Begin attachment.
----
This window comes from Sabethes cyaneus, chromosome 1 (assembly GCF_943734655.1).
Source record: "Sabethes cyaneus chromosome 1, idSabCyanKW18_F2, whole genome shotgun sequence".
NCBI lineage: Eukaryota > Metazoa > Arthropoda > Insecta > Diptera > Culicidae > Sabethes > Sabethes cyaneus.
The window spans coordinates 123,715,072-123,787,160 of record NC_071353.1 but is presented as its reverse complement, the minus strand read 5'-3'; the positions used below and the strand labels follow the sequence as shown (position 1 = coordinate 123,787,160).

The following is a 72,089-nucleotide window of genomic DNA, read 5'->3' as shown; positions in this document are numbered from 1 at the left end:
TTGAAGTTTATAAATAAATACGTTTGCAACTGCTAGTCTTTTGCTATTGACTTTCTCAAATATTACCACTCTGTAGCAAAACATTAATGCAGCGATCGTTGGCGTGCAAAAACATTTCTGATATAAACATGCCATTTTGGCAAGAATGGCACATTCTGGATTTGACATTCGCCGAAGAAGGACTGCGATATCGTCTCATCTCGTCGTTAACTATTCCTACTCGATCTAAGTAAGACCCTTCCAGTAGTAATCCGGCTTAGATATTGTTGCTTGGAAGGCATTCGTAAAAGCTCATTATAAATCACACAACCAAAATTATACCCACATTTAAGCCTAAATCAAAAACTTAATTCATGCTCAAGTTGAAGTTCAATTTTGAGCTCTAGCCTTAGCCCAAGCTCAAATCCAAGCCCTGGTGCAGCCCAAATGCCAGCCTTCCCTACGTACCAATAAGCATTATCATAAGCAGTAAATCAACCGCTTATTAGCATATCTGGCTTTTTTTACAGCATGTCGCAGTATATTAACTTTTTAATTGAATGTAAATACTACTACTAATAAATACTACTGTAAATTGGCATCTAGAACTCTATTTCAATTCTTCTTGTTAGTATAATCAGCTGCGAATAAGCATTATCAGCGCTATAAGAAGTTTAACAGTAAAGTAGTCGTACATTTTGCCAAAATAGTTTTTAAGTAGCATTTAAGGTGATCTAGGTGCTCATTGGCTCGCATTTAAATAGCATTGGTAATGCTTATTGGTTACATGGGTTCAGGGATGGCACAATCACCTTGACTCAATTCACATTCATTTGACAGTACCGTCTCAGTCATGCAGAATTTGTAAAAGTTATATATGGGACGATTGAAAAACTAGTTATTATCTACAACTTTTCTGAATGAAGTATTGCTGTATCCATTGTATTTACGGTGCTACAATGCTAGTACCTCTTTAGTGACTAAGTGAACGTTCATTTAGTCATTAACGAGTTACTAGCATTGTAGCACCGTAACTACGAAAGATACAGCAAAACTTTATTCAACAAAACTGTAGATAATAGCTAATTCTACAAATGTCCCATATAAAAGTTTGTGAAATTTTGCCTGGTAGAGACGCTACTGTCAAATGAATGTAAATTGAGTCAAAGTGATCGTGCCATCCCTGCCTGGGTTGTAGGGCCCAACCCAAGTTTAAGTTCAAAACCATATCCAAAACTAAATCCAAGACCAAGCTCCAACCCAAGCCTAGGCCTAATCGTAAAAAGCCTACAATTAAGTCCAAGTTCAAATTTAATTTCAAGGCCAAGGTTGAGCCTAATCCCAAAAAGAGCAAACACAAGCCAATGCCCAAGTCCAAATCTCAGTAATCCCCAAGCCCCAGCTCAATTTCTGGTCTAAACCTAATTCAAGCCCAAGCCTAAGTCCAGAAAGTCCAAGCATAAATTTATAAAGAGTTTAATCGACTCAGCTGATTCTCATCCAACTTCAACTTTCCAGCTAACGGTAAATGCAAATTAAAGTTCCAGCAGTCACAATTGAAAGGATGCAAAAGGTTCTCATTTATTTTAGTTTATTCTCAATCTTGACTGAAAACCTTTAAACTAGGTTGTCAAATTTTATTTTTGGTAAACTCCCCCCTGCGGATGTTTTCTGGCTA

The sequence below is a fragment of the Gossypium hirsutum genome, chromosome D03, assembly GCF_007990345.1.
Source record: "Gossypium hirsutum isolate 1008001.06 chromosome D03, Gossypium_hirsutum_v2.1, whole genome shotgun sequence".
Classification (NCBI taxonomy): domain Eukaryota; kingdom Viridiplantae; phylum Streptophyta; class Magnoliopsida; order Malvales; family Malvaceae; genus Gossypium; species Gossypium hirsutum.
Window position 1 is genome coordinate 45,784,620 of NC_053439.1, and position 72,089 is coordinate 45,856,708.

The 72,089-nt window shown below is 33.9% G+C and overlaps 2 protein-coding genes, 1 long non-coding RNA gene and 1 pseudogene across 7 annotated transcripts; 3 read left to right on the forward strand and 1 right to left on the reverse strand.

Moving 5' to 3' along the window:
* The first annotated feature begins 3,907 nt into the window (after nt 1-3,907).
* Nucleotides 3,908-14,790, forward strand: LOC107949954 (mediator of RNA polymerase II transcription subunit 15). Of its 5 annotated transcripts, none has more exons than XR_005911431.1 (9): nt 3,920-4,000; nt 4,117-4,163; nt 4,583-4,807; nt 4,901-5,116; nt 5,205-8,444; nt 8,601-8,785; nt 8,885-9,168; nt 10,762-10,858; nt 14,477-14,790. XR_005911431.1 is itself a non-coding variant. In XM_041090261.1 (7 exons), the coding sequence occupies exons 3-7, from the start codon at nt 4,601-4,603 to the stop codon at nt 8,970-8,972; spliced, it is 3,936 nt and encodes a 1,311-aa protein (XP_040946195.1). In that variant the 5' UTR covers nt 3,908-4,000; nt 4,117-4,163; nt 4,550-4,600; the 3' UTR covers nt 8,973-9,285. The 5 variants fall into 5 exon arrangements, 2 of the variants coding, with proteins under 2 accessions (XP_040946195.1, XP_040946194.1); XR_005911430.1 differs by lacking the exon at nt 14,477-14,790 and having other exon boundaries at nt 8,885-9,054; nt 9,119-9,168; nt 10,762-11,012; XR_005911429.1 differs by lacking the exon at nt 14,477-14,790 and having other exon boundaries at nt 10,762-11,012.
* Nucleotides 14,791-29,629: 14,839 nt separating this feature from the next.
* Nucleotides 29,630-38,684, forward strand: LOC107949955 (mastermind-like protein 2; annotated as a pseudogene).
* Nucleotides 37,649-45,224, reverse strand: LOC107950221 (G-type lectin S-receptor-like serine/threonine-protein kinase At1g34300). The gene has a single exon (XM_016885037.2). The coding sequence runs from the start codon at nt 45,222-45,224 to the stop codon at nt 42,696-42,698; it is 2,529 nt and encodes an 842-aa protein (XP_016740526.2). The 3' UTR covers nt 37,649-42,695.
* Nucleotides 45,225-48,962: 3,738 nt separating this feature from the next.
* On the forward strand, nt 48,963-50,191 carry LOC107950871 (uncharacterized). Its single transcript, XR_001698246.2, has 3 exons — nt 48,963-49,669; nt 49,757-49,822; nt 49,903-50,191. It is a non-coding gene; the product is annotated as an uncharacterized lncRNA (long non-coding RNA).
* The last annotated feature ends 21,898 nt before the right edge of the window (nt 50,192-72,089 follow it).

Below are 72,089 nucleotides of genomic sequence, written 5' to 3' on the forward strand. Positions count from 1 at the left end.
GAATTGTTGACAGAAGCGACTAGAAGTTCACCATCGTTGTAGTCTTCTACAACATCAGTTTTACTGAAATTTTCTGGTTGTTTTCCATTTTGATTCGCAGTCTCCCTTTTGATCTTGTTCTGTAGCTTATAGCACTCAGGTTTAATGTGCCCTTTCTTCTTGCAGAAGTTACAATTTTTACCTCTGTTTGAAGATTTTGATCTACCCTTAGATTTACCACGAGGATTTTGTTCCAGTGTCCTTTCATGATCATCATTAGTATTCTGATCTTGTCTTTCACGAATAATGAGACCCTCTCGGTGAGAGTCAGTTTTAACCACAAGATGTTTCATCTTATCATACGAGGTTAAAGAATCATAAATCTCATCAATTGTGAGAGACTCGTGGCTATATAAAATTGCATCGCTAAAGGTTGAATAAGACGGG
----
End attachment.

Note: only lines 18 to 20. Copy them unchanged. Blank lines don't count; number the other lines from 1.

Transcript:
* Nucleotides 45,225-48,962: 3,738 nt separating this feature from the next.
* On the forward strand, nt 48,963-50,191 carry LOC107950871 (uncharacterized). Its single transcript, XR_001698246.2, has 3 exons — nt 48,963-49,669; nt 49,757-49,822; nt 49,903-50,191. It is a non-coding gene; the product is annotated as an uncharacterized lncRNA (long non-coding RNA).
* The last annotated feature ends 21,898 nt before the right edge of the window (nt 50,192-72,089 follow it).